Why buy director & officer insurance?

Have you been offered Director and Officer (D&O) insurance? Was it explained to you why you might need it? Here is a few examples of claims that would be paid if your organization or business has this special extension of liability coverage.

Breach of Trust

Yours is a non-profit organization and you do fundraisers. For one of your events you got a float or temporary operating funds which would be repaid from the proceeds of the event.

When the money was deposited it went to the wrong account. It was put in the generak account and was used to pay general expenses. This organization then went into bankruptcy and did not have the money to pay back the float.

The organization that lent you the money files a lawsuit against your group. The lawsuit alleges that the directors were negligent in failing to properly supervise the employee who made the improper deposit and resulting breach of trust.

This claim was resolved by way of a negotiated settlement in the amount of $75,000. The costs incurred to defend the claim were approximately $30,000. This type of policy usually has no deductible applied to the damages paid or the defense costs.

Breach of Duty and Abuse of Process

The board of your professional association reviewed a situation and revoked an individual’s membership due to allegations of unethical conduct.

The revoked member sued the association alleging that the board of directors had targeted her and that the board had not followed the organization’s bylaws.

The allegation about the targeting of the member did not appear to be supported by the facts but the bylaws were somewhat ambiguous. This ambiguity in the wordings made it a difficult case to defend so a settlement was negotiated. This was done in part to avoid embarrassment or loss of reputation to the professional association.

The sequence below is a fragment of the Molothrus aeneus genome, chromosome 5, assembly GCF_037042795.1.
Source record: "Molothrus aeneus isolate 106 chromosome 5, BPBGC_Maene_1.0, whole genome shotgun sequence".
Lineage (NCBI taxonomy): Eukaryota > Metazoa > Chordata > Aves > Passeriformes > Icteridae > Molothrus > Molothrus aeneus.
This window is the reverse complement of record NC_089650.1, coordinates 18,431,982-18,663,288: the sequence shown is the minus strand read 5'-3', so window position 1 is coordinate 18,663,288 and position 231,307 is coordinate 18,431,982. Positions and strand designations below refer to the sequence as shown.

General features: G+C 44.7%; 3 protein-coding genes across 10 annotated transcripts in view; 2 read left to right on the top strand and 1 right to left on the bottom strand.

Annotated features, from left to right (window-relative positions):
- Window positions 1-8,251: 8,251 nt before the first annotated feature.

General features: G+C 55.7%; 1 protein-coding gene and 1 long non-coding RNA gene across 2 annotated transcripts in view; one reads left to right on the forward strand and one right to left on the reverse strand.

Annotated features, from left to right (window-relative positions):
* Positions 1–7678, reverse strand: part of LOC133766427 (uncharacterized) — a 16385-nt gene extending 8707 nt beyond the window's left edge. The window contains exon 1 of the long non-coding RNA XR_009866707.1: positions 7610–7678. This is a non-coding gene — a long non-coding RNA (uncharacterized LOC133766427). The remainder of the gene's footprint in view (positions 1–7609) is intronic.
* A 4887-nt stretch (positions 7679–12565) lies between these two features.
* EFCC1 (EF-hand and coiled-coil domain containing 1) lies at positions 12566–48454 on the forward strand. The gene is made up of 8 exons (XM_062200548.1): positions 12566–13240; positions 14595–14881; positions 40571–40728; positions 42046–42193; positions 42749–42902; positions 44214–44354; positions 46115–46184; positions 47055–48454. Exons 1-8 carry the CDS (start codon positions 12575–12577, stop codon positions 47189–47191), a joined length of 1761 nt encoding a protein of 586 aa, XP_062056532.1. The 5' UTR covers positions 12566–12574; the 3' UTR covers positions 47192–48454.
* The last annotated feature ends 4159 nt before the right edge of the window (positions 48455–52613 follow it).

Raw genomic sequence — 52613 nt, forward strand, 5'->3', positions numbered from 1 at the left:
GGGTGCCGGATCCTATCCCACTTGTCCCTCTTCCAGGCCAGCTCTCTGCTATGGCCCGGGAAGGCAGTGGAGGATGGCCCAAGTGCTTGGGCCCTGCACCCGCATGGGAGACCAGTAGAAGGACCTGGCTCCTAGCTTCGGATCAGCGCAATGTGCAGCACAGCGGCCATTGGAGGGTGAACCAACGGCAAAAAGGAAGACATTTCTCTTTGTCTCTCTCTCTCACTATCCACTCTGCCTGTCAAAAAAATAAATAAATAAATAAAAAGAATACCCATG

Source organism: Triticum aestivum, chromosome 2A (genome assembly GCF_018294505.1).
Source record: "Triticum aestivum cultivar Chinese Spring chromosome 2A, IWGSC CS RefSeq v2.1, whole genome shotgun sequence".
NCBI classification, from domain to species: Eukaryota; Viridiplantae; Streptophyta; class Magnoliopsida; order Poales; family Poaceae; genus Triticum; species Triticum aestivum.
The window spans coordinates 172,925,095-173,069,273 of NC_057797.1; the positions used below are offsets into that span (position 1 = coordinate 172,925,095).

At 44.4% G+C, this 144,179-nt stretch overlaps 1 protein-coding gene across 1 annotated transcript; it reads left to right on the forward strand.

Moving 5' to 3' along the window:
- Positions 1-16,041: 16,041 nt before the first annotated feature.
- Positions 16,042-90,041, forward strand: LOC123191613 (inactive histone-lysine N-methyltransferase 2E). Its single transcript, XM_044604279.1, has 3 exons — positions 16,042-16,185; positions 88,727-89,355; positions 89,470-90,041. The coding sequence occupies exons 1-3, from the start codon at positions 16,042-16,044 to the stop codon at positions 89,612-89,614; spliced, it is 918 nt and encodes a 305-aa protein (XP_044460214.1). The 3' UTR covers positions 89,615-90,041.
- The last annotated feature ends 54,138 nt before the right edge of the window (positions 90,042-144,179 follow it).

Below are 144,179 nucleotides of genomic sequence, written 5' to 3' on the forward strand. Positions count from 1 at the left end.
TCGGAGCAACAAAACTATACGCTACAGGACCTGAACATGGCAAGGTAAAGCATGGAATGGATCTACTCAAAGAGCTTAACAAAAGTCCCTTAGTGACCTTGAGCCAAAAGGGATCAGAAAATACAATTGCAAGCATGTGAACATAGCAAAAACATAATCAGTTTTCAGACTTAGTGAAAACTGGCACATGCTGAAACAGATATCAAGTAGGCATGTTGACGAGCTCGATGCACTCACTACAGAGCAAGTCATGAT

There was $100,000 in defense costs and the amount of the settlement paid. Again there was no deductible paid by the professional organization on either the defense costs or payment of damages.

Wrongful Dismissal Claim

These claims are becoming more common. In this claim a senior executive’s employment was terminated because several employees complained about the executive’s behavior. The dismissed executive was alleged to have shown harassment and sexual misconduct to these employees.

The terminated executive sued the organization for wrongful dismissal, and sued the directors and officers for alleged interference with contractual relations.

In this case the executive succeeded at trial, but then the the insurer appealed the decision of the trial judge and won the appeal. This resulted in no damages paid to the executive.

The total defense costs incurred were approximately $250,000. Again was no deductible applicable to this loss.

So you have to ask yourself, "do you feel lucky?". Remember, insurance is used for the things that you cannot control or avoid. What impact would these cases have on your business? Talk to your agent or broker. Take control of your insurance.